Sakafune-ishi is one of the most enigmatic megalithic stones in Japan and the Asuka district. The stone’s purpose of it is completely unknown, the name means “Wine-Ship-Stone” and it also contains a mystery.
‘Sakafune-ishi’ remains are found around the hill located in the west of ‘Asuka-itabuki-no-miya’, where the ancient Imperial Palace of the Emperor Kogyoku once stood in the 7th century. The granite stone size is 5.5m long, 2.3m wide and 1.0m thick, that is situated at the hilltop.
It is thought to have been larger than now because many traces of the chisel in the Middle Ages are found on both sides of it. People in those days were likely to cut the big stone into smaller pieces. Some of these pieces are actually discovered among the stone materials for the wall of nearby Takatori-jo castle built in the 14th century.
The mysterious pattern engraved on the stone means has been studied in vain since the 17th century. The ditches may run or strain liquids, i.e. water or wine or drug, or some floating objects. It might be used to create swords or metallic objects. The shape of the ditches remind of a sacrifice table, the angles of the branch ditches are similar to the ones of the sunsets between equinox’s and solstices. Some saying it also looks like Sephiroth from Kabbalah or alchemy. The continuous hollows on the edges are the remains of wedges to cut into the bricks for the rampart of the Takatori Castle 5 km away.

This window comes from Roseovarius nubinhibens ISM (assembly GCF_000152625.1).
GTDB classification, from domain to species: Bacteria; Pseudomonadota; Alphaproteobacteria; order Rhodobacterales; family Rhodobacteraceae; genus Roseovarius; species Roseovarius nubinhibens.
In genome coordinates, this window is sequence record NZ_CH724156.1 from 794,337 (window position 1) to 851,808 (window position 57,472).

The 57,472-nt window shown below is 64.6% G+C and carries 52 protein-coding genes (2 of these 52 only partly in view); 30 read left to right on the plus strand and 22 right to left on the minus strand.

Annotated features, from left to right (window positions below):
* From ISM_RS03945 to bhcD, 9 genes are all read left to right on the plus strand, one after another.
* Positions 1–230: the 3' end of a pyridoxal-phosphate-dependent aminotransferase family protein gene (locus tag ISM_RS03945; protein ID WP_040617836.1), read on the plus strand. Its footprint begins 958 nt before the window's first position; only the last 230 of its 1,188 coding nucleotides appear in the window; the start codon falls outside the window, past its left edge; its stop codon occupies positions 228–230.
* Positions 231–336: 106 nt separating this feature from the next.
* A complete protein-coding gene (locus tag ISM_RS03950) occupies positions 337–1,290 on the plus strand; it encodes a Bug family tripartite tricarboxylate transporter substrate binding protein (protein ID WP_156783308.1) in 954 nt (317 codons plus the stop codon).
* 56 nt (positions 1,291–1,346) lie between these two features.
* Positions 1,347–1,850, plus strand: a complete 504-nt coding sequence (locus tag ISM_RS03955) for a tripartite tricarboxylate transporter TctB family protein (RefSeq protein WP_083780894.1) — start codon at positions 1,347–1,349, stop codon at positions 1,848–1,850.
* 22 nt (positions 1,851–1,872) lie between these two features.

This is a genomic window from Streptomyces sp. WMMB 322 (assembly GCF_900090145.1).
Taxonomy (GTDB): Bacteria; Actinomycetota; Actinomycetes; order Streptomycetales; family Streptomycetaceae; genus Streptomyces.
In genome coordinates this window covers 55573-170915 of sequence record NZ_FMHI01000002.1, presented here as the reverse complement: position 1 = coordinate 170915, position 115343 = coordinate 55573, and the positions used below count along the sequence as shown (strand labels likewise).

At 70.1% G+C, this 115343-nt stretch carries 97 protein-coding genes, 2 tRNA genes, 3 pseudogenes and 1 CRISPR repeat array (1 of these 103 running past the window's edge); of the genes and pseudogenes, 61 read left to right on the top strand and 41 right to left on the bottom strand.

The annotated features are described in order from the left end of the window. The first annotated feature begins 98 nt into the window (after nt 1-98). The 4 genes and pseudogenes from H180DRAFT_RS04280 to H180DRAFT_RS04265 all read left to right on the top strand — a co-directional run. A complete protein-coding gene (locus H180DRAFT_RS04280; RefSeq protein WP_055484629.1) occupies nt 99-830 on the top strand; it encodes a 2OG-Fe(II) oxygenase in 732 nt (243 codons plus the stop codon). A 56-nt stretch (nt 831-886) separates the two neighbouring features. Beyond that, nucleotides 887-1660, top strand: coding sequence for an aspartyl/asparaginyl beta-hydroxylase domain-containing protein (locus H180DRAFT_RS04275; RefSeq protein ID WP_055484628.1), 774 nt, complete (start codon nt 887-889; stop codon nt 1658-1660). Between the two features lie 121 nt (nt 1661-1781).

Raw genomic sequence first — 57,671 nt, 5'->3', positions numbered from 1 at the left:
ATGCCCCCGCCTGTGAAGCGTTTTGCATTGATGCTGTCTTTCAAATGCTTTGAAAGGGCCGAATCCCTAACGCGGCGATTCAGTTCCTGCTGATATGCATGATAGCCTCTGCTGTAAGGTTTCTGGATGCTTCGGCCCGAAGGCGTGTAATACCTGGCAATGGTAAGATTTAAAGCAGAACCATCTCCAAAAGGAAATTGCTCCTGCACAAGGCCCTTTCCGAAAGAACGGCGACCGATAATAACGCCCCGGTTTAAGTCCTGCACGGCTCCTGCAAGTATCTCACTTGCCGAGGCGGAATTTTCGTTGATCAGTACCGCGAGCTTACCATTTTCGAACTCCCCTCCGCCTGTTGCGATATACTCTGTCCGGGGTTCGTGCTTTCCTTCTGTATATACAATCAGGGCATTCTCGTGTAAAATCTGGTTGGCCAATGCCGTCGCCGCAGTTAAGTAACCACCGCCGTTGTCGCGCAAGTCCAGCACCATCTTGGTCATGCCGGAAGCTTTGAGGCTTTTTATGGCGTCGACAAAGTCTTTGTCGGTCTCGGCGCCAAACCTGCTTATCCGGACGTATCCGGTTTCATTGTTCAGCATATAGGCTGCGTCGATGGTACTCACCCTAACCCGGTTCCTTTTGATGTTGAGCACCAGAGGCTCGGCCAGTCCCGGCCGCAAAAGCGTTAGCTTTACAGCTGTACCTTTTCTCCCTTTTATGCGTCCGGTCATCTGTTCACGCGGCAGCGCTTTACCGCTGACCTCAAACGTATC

Masuda Iwafune was constructed later than Sakafune Ishi. Siting west along Masuda Iwafune ‘s ridge line, one could determine when the sun set at exact date of “Spring Doyou Entry”. Some believes that Sakafune Ishi was later re-positioned with its 13 degree offset to also site the sun’s setting on this all important day.
Masuda Iwafune is located near the top of a hill just a few hundred meters west of Okadera Station. The ridge line parallels the two square holes.